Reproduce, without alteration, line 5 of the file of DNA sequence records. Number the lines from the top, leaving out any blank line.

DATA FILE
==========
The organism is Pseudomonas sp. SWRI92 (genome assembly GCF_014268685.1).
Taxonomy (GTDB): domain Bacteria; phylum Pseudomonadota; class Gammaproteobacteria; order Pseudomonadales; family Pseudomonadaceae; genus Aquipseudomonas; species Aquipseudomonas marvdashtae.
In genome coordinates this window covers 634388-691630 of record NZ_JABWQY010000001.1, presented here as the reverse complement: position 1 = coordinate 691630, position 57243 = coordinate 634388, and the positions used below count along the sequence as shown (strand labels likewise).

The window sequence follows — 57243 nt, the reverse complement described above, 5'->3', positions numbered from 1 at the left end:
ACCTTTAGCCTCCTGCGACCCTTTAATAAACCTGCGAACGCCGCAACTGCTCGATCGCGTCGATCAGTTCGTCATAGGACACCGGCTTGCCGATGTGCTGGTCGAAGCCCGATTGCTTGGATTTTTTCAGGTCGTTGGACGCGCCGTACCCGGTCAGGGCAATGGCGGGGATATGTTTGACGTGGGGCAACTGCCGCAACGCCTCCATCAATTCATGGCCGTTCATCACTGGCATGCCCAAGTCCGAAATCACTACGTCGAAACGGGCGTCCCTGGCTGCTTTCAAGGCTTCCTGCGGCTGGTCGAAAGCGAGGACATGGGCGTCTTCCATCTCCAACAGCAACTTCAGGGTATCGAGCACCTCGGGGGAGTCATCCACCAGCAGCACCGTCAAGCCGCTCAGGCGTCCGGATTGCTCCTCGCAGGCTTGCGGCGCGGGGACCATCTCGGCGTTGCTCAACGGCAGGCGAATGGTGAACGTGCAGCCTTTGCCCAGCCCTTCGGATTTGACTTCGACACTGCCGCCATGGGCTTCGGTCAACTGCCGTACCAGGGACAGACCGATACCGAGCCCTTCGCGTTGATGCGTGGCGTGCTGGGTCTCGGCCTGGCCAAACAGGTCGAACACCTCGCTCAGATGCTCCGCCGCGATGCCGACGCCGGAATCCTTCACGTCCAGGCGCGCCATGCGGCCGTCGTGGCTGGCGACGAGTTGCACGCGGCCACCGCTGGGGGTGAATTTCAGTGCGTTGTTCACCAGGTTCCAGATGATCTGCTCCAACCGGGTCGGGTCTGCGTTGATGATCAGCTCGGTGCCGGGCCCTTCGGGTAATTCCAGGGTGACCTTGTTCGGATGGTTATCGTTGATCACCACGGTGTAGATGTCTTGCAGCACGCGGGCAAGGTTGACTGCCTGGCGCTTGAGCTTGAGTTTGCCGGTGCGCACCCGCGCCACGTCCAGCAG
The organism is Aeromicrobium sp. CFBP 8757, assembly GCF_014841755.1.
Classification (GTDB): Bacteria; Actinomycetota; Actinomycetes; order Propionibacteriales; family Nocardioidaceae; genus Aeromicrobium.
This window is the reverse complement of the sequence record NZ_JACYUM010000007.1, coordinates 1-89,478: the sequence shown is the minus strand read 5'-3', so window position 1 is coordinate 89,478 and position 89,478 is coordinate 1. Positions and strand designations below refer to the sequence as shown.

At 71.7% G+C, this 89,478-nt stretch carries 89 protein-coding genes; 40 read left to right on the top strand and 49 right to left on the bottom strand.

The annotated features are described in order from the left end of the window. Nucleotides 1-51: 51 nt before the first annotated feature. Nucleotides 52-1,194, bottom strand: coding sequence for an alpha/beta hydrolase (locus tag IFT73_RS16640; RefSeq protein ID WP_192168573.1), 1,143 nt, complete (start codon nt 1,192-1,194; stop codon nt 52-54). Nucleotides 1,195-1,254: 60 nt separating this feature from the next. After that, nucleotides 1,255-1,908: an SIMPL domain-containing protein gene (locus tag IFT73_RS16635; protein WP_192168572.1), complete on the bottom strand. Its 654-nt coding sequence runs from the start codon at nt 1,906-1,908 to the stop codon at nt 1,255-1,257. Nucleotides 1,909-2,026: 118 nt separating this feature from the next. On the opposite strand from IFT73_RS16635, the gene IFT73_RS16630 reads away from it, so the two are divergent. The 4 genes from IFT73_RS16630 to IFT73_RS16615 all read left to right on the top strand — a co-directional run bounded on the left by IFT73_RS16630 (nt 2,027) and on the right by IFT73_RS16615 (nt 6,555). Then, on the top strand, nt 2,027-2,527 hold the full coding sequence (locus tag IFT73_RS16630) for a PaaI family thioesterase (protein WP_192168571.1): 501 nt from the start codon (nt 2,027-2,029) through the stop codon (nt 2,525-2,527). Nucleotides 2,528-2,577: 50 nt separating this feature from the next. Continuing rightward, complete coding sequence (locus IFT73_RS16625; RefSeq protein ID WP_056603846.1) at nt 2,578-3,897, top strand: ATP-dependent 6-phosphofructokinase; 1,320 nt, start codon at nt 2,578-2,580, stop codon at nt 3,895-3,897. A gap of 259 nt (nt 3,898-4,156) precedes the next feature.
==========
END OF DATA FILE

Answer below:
ACCTTTAGCCTCCTGCGACCCTTTAATAAACCTGCGAACGCCGCAACTGCTCGATCGCGTCGATCAGTTCGTCATAGGACACCGGCTTGCCGATGTGCTGGTCGAAGCCCGATTGCTTGGATTTTTTCAGGTCGTTGGACGCGCCGTACCCGGTCAGGGCAATGGCGGGGATATGTTTGACGTGGGGCAACTGCCGCAACGCCTCCATCAATTCATGGCCGTTCATCACTGGCATGCCCAAGTCCGAAATCACTACGTCGAAACGGGCGTCCCTGGCTGCTTTCAAGGCTTCCTGCGGCTGGTCGAAAGCGAGGACATGGGCGTCTTCCATCTCCAACAGCAACTTCAGGGTATCGAGCACCTCGGGGGAGTCATCCACCAGCAGCACCGTCAAGCCGCTCAGGCGTCCGGATTGCTCCTCGCAGGCTTGCGGCGCGGGGACCATCTCGGCGTTGCTCAACGGCAGGCGAATGGTGAACGTGCAGCCTTTGCCCAGCCCTTCGGATTTGACTTCGACACTGCCGCCATGGGCTTCGGTCAACTGCCGTACCAGGGACAGACCGATACCGAGCCCTTCGCGTTGATGCGTGGCGTGCTGGGTCTCGGCCTGGCCAAACAGGTCGAACACCTCGCTCAGATGCTCCGCCGCGATGCCGACGCCGGAATCCTTCACGTCCAGGCGCGCCATGCGGCCGTCGTGGCTGGCGACGAGTTGCACGCGGCCACCGCTGGGGGTGAATTTCAGTGCGTTGTTCACCAGGTTCCAGATGATCTGCTCCAACCGGGTCGGGTCTGCGTTGATGATCAGCTCGGTGCCGGGCCCTTCGGGTAATTCCAGGGTGACCTTGTTCGGATGGTTATCGTTGATCACCACGGTGTAGATGTCTTGCAGCACGCGGGCAAGGTTGACTGCCTGGCGCTTGAGCTTGAGTTTGCCGGTGCGCACCCGCGCCACGTCCAGCAG